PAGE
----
• G06Q50/34Betting or bookmaking, e.g. Internet betting
    • GPHYSICS
    • G07CHECKING-DEVICES
    • G07FCOIN-FREED OR LIKE APPARATUS
    • G07F17/00Coin-freed apparatus for hiring articles; Coin-freed facilities or services
    • G07F17/32Coin-freed apparatus for hiring articles; Coin-freed facilities or services for games, toys, sports or amusements, e.g. casino games, online gambling or betting
    • G07F17/3286Type of games
    • G07F17/3288Betting, e.g. on live events, bookmaking

Description

SYSTEMS AND METHODS FOR PLACING PARIMUTUEL WAGERS ON FUTURE EVENTS

Cross Reference To Related Applications

This application claims the benefit of United States provisional application No.* 60/194,799, filed April 5, 2000, which is hereby incorporated by reference herein in its entirety.

Background of the Invention

The present invention relates to systems and methods for placing parimutuel wagers on future events. More particularly, the present invention is systems and methods for providing multiple wagering pools for each future event in which wagerers may place parimutuel wagers . Parimutuel wagering, such as wagering on horse racing in the United States, is a very popular activity. Parimutuel wagering typically involves, receiving wagers from wagerers, creating wagering pools for each type of wager, deducting a percentage of the wager pools to cover transaction fees, racetrack fees, and the like, and paying out the remainder of the wagering pools as winnings based upon the wager amounts and wager types placed on each runner. Because wagers are effectively placed against other wagerers, rather than against a "house", parimutuel wagering has gained wide-spread acceptance.

When making a parimutuel wager on an event, the wagerer typically places the wager in person at the track, at an off track betting establishment, or at home using a set-top box, a telephone, a computer, or any other suitable device that provides access just prior to the race. For example, a wagerer may place a wager at any time from when the track opens on race day up until the post time for the race. During that time, a parimutuel wagering pool for the race is open for accepting wagers and odds and payouts are calculated. When the time to place wagers has expired, the odds and payouts for the race becomes fixed. Frequently it is desirable to be able to place a wager on an event well in advance of the event. For example, a wagerer may desire to place a wager on the Kentucky Derby two weeks before the race. Prior to the present invention, it has not been possible to place parimutuel wagers on events far in the future. Wagerers may not be. drawn to placing wagers on events far in the future because odds can drastically change as a result of the number of additional wagers that may be placed in the extended period of time available for placing wagers. Rather, it has only been possible to place fixed-odds wagers on such races through sports books, such as those found in casinos in Las Vegas, Nevada .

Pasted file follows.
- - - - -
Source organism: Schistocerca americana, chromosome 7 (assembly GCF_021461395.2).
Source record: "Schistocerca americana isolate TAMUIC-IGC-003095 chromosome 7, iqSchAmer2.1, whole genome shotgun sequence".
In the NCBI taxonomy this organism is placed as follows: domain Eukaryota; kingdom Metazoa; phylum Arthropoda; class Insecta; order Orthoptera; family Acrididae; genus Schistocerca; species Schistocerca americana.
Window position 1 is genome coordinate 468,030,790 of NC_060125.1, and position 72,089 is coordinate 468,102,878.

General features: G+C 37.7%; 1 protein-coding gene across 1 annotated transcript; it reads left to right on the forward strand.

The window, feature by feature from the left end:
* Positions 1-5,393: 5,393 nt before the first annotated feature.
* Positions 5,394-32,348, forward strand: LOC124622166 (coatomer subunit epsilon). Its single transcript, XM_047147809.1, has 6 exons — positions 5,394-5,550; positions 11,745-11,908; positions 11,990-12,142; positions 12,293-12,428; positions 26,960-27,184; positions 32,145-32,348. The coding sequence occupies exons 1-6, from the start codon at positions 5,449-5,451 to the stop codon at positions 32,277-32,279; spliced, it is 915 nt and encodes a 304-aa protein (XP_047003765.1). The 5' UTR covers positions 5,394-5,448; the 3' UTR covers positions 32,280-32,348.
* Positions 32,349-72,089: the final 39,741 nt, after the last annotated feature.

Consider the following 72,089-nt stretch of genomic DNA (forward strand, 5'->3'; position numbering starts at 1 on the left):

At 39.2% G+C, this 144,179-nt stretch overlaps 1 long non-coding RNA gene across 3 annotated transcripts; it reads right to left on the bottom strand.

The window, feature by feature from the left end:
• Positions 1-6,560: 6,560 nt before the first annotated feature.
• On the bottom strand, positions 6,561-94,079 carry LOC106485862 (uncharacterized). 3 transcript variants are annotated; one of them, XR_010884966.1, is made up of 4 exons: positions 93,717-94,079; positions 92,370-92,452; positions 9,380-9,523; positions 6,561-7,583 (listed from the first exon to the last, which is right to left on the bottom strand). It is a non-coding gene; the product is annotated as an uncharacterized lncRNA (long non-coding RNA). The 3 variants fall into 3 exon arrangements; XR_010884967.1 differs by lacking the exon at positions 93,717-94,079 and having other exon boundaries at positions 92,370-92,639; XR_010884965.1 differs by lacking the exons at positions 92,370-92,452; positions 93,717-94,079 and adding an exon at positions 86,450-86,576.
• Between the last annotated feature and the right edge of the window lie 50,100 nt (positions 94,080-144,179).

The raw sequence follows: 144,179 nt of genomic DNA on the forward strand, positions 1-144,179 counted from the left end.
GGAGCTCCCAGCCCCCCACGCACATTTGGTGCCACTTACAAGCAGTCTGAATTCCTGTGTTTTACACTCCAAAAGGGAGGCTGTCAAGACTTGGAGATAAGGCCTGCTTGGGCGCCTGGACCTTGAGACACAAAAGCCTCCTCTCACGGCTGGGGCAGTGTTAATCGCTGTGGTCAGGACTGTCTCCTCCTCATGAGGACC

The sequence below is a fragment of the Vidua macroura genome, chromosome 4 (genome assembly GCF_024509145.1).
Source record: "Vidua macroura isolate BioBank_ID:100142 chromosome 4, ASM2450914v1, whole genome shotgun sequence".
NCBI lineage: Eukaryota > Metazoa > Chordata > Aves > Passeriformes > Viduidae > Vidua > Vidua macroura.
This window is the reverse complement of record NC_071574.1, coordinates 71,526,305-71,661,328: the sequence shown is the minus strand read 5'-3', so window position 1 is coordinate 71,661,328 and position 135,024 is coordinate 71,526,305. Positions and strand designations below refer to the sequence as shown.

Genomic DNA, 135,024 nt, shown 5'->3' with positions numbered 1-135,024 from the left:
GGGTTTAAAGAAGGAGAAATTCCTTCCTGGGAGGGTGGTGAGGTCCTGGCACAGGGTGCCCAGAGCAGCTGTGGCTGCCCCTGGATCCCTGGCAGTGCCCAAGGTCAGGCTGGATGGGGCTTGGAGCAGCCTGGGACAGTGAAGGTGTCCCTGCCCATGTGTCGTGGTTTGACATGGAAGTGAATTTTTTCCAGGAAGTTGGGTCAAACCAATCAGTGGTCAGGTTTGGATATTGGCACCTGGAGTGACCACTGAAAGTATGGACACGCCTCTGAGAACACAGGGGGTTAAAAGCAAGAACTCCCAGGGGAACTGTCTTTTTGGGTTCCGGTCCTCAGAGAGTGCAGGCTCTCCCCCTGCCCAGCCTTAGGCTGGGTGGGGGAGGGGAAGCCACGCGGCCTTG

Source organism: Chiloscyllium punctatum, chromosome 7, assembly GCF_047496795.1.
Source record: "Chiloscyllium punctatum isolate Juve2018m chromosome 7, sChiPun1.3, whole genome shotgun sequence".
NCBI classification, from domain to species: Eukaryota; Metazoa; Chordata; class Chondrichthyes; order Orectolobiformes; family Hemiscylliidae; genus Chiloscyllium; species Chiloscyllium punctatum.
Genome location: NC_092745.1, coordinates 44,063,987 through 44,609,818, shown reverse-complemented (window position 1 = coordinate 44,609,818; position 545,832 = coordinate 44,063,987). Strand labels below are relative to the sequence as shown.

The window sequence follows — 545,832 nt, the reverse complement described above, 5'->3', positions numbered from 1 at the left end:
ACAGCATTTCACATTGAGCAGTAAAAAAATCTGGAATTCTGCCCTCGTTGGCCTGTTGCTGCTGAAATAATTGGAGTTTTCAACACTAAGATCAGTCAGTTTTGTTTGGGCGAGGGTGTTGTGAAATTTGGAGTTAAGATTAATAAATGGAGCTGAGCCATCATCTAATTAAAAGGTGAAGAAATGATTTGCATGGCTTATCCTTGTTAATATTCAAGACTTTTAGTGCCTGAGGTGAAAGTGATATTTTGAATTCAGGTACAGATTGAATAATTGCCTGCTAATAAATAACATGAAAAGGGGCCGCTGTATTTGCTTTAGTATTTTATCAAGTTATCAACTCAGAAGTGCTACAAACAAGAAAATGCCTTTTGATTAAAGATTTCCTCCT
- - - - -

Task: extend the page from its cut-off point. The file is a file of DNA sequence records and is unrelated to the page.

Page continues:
Because fixed-odds wagering is against the law in many states, whereas parimutuel wagering is not, it is desirable to be able to place parimutuel wagers well in advance of future events . In view of the foregoing, it is an object of the present invention to provide systems and methods for placing parimutuel wagers on future events.